I remember when Nyarlathotep came to my city—the great, the old, the terrible city of unnumbered crimes. My friend had told me of him, and of the impelling fascination and allurement of his revelations, and I burned with eagerness to explore his uttermost mysteries. My friend said they were horrible and impressive beyond my most fevered imaginings; that what was thrown on a screen in the darkened room prophesied things none but Nyarlathotep dared prophesy, and that in the sputter of his sparks there was taken from men that which had never been taken before yet which shewed only in the eyes. And I heard it hinted abroad that those who knew Nyarlathotep looked on sights which others saw not.

It was in the hot autumn that I went through the night with the restless crowds to see Nyarlathotep; through the stifling night and up the endless stairs into the choking room. And shadowed on a screen, I saw hooded forms amidst ruins, and yellow evil faces peering from behind fallen monuments. And I saw the world battling against blackness; against the waves of destruction from ultimate space; whirling, churning; struggling around the dimming, cooling sun. Then the sparks played amazingly around the heads of the spectators, and hair stood up on end whilst shadows more grotesque than I can tell came out and squatted on the heads. And when I, who was colder and more scientific than the rest, mumbled a trembling protest about “imposture” and “static electricity”, Nyarlathotep drave us all out, down the dizzy stairs into the damp, hot, deserted midnight streets. I screamed aloud that I was not afraid; that I never could be afraid; and others screamed with me for solace. We sware to one another that the city was exactly the same, and still alive; and when the electric lights began to fade we cursed the company over and over again, and laughed at the queer faces we made.

I believe we felt something coming down from the greenish moon, for when we began to depend on its light we drifted into curious involuntary formations and seemed to know our destinations though we dared not think of them. Once we looked at the pavement and found the blocks loose and displaced by grass, with scarce a line of rusted metal to shew where the tramways had run. And again we saw a tram-car, lone, windowless, dilapidated, and almost on its side. When we gazed around the horizon, we could not find the third tower by the river, and noticed that the silhouette of the second tower was ragged at the top. Then we split up into narrow columns, each of which seemed drawn in a different direction. One disappeared in a narrow alley to the left, leaving only the echo of a shocking moan. Another filed down a weed-choked subway entrance, howling with a laughter that was mad. My own column was sucked toward the open country, and presently felt a chill which was not of the hot autumn; for as we stalked out on the dark moor, we beheld around us the hellish moon-glitter of evil snows. Trackless, inexplicable snows, swept asunder in one direction only, where lay a gulf all the blacker for its glittering walls. The column seemed very thin indeed as it plodded dreamily into the gulf. I lingered behind, for the black rift in the green-litten snow was frightful, and I thought I had heard the reverberations of a disquieting wail as my companions vanished; but my power to linger was slight. As if beckoned by those who had gone before, I half floated between the titanic snowdrifts, quivering and afraid, into the sightless vortex of the unimaginable.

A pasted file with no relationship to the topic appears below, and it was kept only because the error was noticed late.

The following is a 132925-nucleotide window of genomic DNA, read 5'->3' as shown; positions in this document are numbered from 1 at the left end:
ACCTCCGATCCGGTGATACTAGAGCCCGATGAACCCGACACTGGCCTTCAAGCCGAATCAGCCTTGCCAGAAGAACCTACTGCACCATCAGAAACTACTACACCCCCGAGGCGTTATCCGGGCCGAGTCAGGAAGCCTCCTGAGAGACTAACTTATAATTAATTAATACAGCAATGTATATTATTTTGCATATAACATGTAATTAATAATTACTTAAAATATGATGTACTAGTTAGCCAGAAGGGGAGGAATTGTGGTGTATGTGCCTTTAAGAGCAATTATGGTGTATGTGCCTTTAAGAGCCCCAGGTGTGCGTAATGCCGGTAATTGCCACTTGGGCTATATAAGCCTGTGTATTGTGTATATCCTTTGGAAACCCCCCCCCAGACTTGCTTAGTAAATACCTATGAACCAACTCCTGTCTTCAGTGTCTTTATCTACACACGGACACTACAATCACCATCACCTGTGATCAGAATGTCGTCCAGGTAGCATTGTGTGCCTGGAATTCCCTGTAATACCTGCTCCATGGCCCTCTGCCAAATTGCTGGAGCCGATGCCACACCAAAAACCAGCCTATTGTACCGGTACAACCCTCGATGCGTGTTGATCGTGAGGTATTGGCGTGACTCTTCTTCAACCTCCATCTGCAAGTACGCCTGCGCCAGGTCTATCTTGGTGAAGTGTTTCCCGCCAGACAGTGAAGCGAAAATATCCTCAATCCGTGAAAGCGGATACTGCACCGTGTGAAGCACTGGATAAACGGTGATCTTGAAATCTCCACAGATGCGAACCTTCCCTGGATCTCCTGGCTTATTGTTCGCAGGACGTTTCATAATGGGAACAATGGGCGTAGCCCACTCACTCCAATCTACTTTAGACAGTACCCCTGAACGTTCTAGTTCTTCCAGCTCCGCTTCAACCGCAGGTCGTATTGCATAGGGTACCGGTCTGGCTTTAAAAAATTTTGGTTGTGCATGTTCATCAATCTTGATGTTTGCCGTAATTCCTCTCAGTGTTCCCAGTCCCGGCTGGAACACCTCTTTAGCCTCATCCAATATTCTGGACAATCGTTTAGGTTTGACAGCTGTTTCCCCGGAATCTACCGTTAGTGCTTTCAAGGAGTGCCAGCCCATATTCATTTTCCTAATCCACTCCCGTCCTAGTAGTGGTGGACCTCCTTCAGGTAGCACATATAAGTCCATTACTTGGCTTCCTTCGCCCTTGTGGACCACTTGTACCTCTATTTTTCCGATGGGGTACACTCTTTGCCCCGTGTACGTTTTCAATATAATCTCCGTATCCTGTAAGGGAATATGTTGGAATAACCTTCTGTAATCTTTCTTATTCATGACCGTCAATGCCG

Screamingly sentient, dumbly delirious, only the gods that were can tell. A sickened, sensitive shadow writhing in hands that are not hands, and whirled blindly past ghastly midnights of rotting creation, corpses of dead worlds with sores that were cities, charnel winds that brush the pallid stars and make them flicker low. Beyond the worlds vague ghosts of monstrous things; half-seen columns of unsanctified temples that rest on nameless rocks beneath space and reach up to dizzy vacua above the spheres of light and darkness. And through this revolting graveyard of the universe the muffled, maddening beating of drums, and thin, monotonous whine of blasphemous flutes from inconceivable, unlighted chambers beyond Time; the detestable pounding and piping whereunto dance slowly, awkwardly, and absurdly the gigantic, tenebrous ultimate gods—the blind, voiceless, mindless gargoyles whose soul is Nyarlathotep.


Pragmatic Journey is Richard (rich) Wermske's life of recovery; a spiritual journey inspired by Buddhism, a career in technology and management with linux, digital security, bpm, and paralegal stuff; augmented with gaming, literature, philosophy, art and music; and compassionate kinship with all things living -- especially cats; and people with whom I share no common language.